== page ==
In 1994, Rwanda experienced a genocide. In one hundred days, one million Rwandans (mostly Tutsis and some moderate Hutus) were slaughtered by Hutus. Almost two and half decades later, Rwandans are still impacted by the fallout of the genocide in the following ways:

1. Unresolved grief/trauma: A sizeable majority of Rwandans had family members and friends killed. The country experiences a month-long mourning every April-May. Genocide memorial sites are located throughout the country. Since the conclusion of the genocide, the Rwandan government has urged Rwandans to forgive; to not seek vigilante revenge.

2. A Level of Suspicion: Rwandans are suspicious of other people because during the genocide they were betrayed by neighbours, friends, family members, and fellow church members.

3. Many Lack the Basic Needs of Life: Impoverished widows and orphans are in need of the basic needs of life (e.g. food, clothing, education, improved housing, etc.).  In some cases, women will “sell” their bodies in order to provide for these basic needs of life.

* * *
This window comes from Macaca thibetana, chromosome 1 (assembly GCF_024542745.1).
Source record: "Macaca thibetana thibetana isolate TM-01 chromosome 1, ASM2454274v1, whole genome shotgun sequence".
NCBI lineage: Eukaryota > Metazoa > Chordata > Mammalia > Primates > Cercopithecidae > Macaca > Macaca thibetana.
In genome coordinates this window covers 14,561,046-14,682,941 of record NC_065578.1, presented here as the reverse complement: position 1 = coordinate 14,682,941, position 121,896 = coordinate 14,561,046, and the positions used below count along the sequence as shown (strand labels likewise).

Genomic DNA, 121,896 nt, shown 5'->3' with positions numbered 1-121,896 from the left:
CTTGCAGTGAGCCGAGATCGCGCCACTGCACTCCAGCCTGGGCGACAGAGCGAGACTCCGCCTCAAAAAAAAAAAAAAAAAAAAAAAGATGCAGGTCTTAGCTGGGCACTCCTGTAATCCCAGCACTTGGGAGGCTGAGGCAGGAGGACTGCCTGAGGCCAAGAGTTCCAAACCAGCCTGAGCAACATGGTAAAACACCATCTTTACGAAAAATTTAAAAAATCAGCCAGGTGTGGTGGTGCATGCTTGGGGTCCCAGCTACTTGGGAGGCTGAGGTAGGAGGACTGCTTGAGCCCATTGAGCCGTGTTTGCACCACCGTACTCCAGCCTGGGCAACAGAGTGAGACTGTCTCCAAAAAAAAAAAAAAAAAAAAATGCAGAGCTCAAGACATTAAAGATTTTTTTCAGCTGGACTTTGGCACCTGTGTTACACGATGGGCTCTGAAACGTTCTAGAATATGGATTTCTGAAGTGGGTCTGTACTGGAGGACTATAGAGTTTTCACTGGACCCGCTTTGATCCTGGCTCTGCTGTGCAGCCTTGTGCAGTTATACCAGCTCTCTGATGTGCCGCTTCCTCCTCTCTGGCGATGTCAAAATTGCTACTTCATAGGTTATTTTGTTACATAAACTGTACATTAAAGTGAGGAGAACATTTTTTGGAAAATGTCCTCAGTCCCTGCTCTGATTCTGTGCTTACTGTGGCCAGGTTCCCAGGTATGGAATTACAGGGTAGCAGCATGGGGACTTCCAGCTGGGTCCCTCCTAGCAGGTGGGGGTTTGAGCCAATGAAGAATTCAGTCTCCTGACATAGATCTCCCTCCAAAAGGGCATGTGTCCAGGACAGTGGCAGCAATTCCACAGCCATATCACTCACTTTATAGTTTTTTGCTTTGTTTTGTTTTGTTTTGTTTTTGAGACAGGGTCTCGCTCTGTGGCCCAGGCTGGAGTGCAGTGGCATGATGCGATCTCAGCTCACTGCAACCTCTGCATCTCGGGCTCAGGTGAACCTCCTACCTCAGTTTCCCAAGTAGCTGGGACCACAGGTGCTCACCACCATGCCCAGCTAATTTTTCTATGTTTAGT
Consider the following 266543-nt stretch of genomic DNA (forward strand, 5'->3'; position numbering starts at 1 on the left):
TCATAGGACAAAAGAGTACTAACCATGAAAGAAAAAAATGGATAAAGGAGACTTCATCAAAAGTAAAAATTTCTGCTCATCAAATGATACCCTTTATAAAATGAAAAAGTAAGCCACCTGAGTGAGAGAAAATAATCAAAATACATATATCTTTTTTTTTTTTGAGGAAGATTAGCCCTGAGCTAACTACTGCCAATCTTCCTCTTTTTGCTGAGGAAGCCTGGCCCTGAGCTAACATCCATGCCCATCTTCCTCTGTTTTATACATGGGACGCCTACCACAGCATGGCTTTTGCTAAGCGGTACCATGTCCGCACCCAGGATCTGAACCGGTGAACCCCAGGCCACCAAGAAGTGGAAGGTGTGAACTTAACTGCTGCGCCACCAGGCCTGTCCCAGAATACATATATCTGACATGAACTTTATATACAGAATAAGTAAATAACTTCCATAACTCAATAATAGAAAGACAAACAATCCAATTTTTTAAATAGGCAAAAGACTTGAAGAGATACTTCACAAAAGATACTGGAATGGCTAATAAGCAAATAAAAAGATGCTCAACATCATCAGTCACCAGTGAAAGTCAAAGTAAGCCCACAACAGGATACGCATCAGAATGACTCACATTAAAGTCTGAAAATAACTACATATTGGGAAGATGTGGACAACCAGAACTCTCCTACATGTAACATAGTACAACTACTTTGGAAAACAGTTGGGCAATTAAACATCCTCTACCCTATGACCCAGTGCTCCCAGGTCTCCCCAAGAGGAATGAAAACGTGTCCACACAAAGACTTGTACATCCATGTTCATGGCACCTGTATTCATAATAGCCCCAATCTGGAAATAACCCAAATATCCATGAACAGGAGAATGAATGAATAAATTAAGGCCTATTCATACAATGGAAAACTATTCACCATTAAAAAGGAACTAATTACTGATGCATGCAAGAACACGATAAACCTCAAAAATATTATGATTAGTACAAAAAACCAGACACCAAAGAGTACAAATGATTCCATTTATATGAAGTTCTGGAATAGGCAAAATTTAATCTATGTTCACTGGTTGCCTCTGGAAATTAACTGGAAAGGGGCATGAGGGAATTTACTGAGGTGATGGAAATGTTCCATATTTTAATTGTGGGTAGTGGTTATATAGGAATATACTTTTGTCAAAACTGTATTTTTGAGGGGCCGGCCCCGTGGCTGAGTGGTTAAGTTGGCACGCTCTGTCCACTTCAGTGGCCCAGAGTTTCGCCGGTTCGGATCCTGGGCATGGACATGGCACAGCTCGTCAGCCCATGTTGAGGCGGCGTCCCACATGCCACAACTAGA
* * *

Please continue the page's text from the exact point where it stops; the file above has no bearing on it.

The Rwandan government has initiated many positive initiatives that are improving social mobilisation, cultural homogeneity with an emphasis on group obligations over personal entitlements, but there are ongoing needs to address the above-mentioned challenges. The government is trying to unify the people by championing the policy: “one people, one language, one culture, one Rwanda” but as a Rwanda pastor told me, “Only the forgiving love of God in Christ will bring reconciliation, healing, and unity between the people of Rwanda.”  This is their most fundamental need.